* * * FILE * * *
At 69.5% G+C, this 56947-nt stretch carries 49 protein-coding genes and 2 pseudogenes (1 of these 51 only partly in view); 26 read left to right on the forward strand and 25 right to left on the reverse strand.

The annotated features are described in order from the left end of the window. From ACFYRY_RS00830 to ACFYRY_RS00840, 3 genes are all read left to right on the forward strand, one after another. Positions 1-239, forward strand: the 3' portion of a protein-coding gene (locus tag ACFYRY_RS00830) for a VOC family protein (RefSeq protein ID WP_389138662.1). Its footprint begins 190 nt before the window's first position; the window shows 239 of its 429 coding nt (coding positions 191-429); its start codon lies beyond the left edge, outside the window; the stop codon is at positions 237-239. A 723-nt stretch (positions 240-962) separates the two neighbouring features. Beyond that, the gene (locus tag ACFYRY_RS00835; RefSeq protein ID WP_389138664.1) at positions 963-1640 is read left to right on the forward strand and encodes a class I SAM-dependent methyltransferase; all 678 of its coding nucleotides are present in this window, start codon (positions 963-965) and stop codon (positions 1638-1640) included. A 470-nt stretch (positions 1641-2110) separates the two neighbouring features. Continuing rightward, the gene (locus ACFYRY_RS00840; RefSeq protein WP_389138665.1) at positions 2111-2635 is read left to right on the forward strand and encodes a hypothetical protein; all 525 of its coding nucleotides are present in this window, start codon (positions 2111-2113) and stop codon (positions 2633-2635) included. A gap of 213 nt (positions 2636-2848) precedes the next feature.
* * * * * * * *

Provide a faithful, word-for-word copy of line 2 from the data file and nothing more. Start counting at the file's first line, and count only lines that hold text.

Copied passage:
The annotated features are described in order from the left end of the window. From ACFYRY_RS00830 to ACFYRY_RS00840, 3 genes are all read left to right on the forward strand, one after another. Positions 1-239, forward strand: the 3' portion of a protein-coding gene (locus tag ACFYRY_RS00830) for a VOC family protein (RefSeq protein ID WP_389138662.1). Its footprint begins 190 nt before the window's first position; the window shows 239 of its 429 coding nt (coding positions 191-429); its start codon lies beyond the left edge, outside the window; the stop codon is at positions 237-239. A 723-nt stretch (positions 240-962) separates the two neighbouring features. Beyond that, the gene (locus tag ACFYRY_RS00835; RefSeq protein ID WP_389138664.1) at positions 963-1640 is read left to right on the forward strand and encodes a class I SAM-dependent methyltransferase; all 678 of its coding nucleotides are present in this window, start codon (positions 963-965) and stop codon (positions 1638-1640) included. A 470-nt stretch (positions 1641-2110) separates the two neighbouring features. Continuing rightward, the gene (locus ACFYRY_RS00840; RefSeq protein WP_389138665.1) at positions 2111-2635 is read left to right on the forward strand and encodes a hypothetical protein; all 525 of its coding nucleotides are present in this window, start codon (positions 2111-2113) and stop codon (positions 2633-2635) included. A gap of 213 nt (positions 2636-2848) precedes the next feature.